Description
TECHNICAL FIELD

The present application relates to the field of fluidics, and more particularly to managing fluid flow and/or storage in motor vehicles.

BACKGROUND AND SUMMARY

A motor vehicle may carry a freezable liquid in a dispenser. Examples of freezable liquids include water, windshield washer, and urea mixtures for use in emissions control. During operation, the motor vehicle may draw the liquid from the bottom of the dispenser. At low temperatures, however, the liquid may freeze to solid form and require thawing prior to being drawn out. Thus, in some applications, it may be advantageous to provide heat to the dispenser to thaw the solid, and thereby reclaim the liquid.

The rate of thawing may depend on the detailed geometry of the dispenser. Although a dispenser may be designed to have substantially parallel walls, various factors may cause the walls to be non-parallel. Finite dimensional tolerances of the dispenser, which arise during manufacturing, are one such factor. Another factor is that the dispenser may deform subsequent to manufacturing—because it is made of a pliable material or because of expansion, on freezing, of a liquid within it. If the walls taper even slightly inward from the top of the dispenser to the bottom, a frozen solid may be held up and be slow to reach a heated bottom portion of the dispenser. As the thawed liquid is drawn out, further thawing may be limited by convective heat transfer through an air-filled zone at the bottom portion. This effect may limit the rate at which liquid may be drawn from the dispenser.

Additionally, when a liquid is thawed in a container having substantially parallel walls, the remaining solid—if it is less dense than the liquid—may float to the top, and convective heat transfer from the bottom of the container to the frozen solid above may be slow. Therefore, U.S. Pat. No. 5,235,823 discloses a container in which ice is thawed to provide cooling, wherein the walls of the container taper outward from the top of the container to the bottom. In this container, the taper prevents ice from floating to the top of the liquid and thereby increases the rate of heat transfer.

In the cited reference, heat is transferred to the ice through the walls of the container. Additional problems may arise, however, if heat is provided by an immersion heater set in the container, and the container is disposed in a motor vehicle. In a motor vehicle, where vibration and acceleration may be significant, the possibility of unthawed solids moving freely within the container and contacting the immersion heater may be unacceptable. Further, the problem of the frozen portion floating to the top of the liquid may be irrelevant if the liquid is drawn out of the container and delivered elsewhere during the melting process.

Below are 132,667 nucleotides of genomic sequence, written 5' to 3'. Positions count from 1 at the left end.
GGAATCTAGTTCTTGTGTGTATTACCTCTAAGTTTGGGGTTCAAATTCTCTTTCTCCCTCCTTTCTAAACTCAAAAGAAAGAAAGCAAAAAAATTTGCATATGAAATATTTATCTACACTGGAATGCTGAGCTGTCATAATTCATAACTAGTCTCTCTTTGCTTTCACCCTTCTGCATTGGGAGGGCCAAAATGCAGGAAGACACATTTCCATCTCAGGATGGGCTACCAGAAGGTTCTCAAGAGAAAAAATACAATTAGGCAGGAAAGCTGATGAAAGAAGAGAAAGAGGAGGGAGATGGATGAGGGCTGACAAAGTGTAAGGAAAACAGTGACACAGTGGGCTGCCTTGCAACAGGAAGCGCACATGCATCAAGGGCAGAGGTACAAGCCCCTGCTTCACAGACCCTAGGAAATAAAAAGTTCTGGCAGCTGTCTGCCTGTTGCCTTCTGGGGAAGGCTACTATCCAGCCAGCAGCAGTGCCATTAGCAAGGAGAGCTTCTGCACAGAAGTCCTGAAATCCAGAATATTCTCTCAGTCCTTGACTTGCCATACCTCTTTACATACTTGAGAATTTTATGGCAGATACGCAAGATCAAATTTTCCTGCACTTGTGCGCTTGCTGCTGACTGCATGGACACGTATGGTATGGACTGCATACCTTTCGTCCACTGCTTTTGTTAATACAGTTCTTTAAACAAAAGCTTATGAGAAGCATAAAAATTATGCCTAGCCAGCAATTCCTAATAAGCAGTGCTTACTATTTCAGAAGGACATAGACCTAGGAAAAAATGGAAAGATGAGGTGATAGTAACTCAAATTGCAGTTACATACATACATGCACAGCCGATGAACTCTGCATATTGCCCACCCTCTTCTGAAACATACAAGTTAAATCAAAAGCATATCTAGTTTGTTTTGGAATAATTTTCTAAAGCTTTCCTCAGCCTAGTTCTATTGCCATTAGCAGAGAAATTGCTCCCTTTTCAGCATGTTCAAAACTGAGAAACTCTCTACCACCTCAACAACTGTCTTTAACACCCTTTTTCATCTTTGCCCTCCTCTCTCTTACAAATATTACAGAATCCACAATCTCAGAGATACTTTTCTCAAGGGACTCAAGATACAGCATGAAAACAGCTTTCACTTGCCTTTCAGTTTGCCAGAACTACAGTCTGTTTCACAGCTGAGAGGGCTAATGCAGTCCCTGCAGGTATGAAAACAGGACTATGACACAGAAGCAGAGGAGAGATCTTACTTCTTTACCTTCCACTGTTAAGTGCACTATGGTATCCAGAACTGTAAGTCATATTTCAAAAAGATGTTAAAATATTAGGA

The inventor herein has recognized the above problems and issues and has devised a series of approaches to address them. Thus, in one embodiment, a liquid dispenser is provided. The dispenser includes an exterior surface and an interior surface. The interior surface encloses a volume that tapers outwardly in a downward direction so that any horizontal cross-section of the volume fits inside each horizontal cross-section below it from a full to an empty level of the dispenser. The interior surface also includes a projection oriented opposite the exterior surface and configured to limit a motion of solids within the dispenser.

Another embodiment provides a system for delivering a liquid to a motor-vehicle component such as an exhaust-aftertreatment device. The system includes a liquid dispenser as described above and a conduit coupled to an opening at a bottom portion of the dispenser. The conduit is configured to conduct the liquid to the motor-vehicle component. The system also includes a heater operatively coupled to a controller and configured to heat at least the bottom portion of the dispenser.

The structure so provided enables the solid to slide to the heated, bottom portion of the dispenser as liquid is drawn from the dispenser. This configuration reduces limitations on the rate of thawing of the solid related to the rate of mass transport to the heated, bottom portion of the dispenser. Also, if the solid melts faster than the liquid is drawn from the dispense, the structure holds the solid portion down to increase heat transfer to the solid via the structure.

Other embodiments disclosed herein provide different variants of the dispenser, and methods for delivering a liquid to an exhaust-aftertreatment device in a motor-vehicle in accordance with the disclosed configurations.

It should be understood that the summary above is provided to introduce in simplified form a selection of concepts that are further described in the Detailed Description. It is not meant to identify key or essential features of the claimed subject matter, the scope of which is defined uniquely by the claims that follow the Detailed Description. Furthermore, the claimed subject matter is not limited to implementations that solve any disadvantages noted above or in any part of this disclosure.

BRIEF DESCRIPTION OF THE DRAWINGS

FIG. 1 shows an example system for delivering a liquid to an exhaust-aftertreatment device in a motor vehicle, in accordance with the present disclosure.

FIG. 2A shows a section of an example dispenser, in accordance with the present disclosure.